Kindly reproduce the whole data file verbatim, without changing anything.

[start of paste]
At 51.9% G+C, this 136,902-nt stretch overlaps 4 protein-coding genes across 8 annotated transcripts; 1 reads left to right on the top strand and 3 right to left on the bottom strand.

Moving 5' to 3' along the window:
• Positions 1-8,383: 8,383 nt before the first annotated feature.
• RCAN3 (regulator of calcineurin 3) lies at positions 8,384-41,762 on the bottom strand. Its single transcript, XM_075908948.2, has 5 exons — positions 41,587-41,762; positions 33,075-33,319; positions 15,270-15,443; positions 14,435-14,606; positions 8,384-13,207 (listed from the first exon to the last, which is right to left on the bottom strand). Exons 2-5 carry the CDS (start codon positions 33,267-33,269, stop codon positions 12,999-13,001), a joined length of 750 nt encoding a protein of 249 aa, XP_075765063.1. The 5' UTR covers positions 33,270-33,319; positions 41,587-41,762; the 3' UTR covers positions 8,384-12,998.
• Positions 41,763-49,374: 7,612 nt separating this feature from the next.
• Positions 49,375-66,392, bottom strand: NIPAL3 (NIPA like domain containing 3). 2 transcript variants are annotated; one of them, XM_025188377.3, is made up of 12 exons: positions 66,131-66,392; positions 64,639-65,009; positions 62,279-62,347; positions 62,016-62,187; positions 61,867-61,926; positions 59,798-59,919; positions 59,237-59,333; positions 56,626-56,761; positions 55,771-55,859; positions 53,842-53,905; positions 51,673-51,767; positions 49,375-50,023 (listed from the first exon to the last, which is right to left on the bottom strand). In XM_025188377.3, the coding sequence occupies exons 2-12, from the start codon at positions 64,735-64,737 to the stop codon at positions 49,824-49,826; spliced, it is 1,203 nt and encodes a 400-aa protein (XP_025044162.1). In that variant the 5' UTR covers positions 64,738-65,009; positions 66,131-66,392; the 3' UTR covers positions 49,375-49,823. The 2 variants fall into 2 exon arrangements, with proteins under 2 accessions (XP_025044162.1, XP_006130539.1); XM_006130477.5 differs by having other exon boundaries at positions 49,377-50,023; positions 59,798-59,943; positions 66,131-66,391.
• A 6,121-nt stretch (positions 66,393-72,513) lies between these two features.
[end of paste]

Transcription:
At 51.9% G+C, this 136,902-nt stretch overlaps 4 protein-coding genes across 8 annotated transcripts; 1 reads left to right on the top strand and 3 right to left on the bottom strand.

Moving 5' to 3' along the window:
• Positions 1-8,383: 8,383 nt before the first annotated feature.
• RCAN3 (regulator of calcineurin 3) lies at positions 8,384-41,762 on the bottom strand. Its single transcript, XM_075908948.2, has 5 exons — positions 41,587-41,762; positions 33,075-33,319; positions 15,270-15,443; positions 14,435-14,606; positions 8,384-13,207 (listed from the first exon to the last, which is right to left on the bottom strand). Exons 2-5 carry the CDS (start codon positions 33,267-33,269, stop codon positions 12,999-13,001), a joined length of 750 nt encoding a protein of 249 aa, XP_075765063.1. The 5' UTR covers positions 33,270-33,319; positions 41,587-41,762; the 3' UTR covers positions 8,384-12,998.
• Positions 41,763-49,374: 7,612 nt separating this feature from the next.
• Positions 49,375-66,392, bottom strand: NIPAL3 (NIPA like domain containing 3). 2 transcript variants are annotated; one of them, XM_025188377.3, is made up of 12 exons: positions 66,131-66,392; positions 64,639-65,009; positions 62,279-62,347; positions 62,016-62,187; positions 61,867-61,926; positions 59,798-59,919; positions 59,237-59,333; positions 56,626-56,761; positions 55,771-55,859; positions 53,842-53,905; positions 51,673-51,767; positions 49,375-50,023 (listed from the first exon to the last, which is right to left on the bottom strand). In XM_025188377.3, the coding sequence occupies exons 2-12, from the start codon at positions 64,735-64,737 to the stop codon at positions 49,824-49,826; spliced, it is 1,203 nt and encodes a 400-aa protein (XP_025044162.1). In that variant the 5' UTR covers positions 64,738-65,009; positions 66,131-66,392; the 3' UTR covers positions 49,375-49,823. The 2 variants fall into 2 exon arrangements, with proteins under 2 accessions (XP_025044162.1, XP_006130539.1); XM_006130477.5 differs by having other exon boundaries at positions 49,377-50,023; positions 59,798-59,943; positions 66,131-66,391.
• A 6,121-nt stretch (positions 66,393-72,513) lies between these two features.